Commit to resolution and reconciliation leads to a healthy marriage. The process of reconciliation occurs when both parties are willing to listen. The act of listening is a process that requires thoughtfulness. Subsequently, it becomes a conscious state of being truly engaged in what the other party has to say. Both spouse are to commit to being respectful and understand that there are two sides to every story, two sets of feelings that need to be understood. And two broken hearts that need to be healed.
“Two sides to every story
Two sets of feelings that need to be understood,
and two broken hearts that need to be healed”
Resolve to Hold No Grudges
Begin the process by resolving to hold no grudge, Proverbs 17:9 says, “love prospers when a fault is forgiven, but dwelling on it separates close friends”. The next step is to reconcile those differences by following the example of the Lord, where the Psalmist reminds us that “As far as the east is from the west, so far has he removed our transgressions from us”. Reconcile by putting aside the feelings that brought the animosity in the first place.
As a reminder, follow these simple Do’s and Don’ts’
- See the situation from the other party’s point of view
- Say to your spouse: “I hear you saying, is that correct”?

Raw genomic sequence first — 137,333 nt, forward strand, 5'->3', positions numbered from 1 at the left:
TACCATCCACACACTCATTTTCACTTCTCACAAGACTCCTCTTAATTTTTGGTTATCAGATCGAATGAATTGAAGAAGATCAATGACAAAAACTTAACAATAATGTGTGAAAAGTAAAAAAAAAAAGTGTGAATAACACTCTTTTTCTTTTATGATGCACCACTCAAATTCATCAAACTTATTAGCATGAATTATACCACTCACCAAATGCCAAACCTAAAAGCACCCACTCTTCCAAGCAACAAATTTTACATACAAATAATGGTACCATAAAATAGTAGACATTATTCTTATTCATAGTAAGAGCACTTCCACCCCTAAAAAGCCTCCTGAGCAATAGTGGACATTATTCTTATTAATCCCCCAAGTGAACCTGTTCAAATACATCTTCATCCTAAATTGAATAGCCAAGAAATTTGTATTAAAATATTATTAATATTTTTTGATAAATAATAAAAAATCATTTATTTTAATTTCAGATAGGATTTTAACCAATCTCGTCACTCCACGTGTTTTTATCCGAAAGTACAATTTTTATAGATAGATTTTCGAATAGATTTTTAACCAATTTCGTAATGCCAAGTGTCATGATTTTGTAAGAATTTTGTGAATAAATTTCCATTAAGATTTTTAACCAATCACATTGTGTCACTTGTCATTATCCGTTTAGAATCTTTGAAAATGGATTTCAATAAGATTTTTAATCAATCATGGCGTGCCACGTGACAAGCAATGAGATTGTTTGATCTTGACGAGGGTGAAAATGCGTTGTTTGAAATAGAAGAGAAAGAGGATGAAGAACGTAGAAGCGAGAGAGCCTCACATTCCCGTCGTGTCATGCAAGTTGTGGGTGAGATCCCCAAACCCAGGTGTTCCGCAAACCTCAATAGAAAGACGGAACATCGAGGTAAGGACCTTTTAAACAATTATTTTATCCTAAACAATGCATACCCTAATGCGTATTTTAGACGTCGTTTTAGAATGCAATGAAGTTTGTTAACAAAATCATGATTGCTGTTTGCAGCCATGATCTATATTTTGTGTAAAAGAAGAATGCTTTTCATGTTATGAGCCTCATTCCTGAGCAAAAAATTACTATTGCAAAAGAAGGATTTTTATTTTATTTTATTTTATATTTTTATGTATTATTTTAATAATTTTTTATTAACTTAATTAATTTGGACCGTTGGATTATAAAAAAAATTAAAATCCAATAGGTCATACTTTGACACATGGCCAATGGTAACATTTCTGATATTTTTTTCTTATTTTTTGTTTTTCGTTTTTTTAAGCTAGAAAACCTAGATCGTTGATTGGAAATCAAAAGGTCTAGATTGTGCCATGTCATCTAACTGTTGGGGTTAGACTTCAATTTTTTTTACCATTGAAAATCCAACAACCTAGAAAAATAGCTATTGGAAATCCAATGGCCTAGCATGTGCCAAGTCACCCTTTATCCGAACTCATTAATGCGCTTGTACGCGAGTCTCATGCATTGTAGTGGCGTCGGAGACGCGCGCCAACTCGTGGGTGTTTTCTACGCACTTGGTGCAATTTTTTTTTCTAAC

- Use encouraging empowering words
- Be respectful by being kind with your words, even when the other party is not treating you with the same level of respect
- Be mindful that the other party is also God’s son or daughter and the parent of your child/children
- Don’t be a host of resentment, bitterness or hate – if the case applies, confess your errors, accept responsibilities where you have gone wrong, even when the other party does not want to forgive or accept any wrong doing
- Avoid saying, “You”, “You make me mad, You should, You always…” These statements often enhances conflicts rather than resolve them.
In numerous surveys on marriage conflicts, 35 percent of respondents say monies are the main issues they argue about. Further studies show that conflicts around monies are usually more pervasive, problematic and remain unresolved. The second ranking issue are those relating to the children. But, there are a number of reasons to believe that what couples argue about are not as important as how they argue.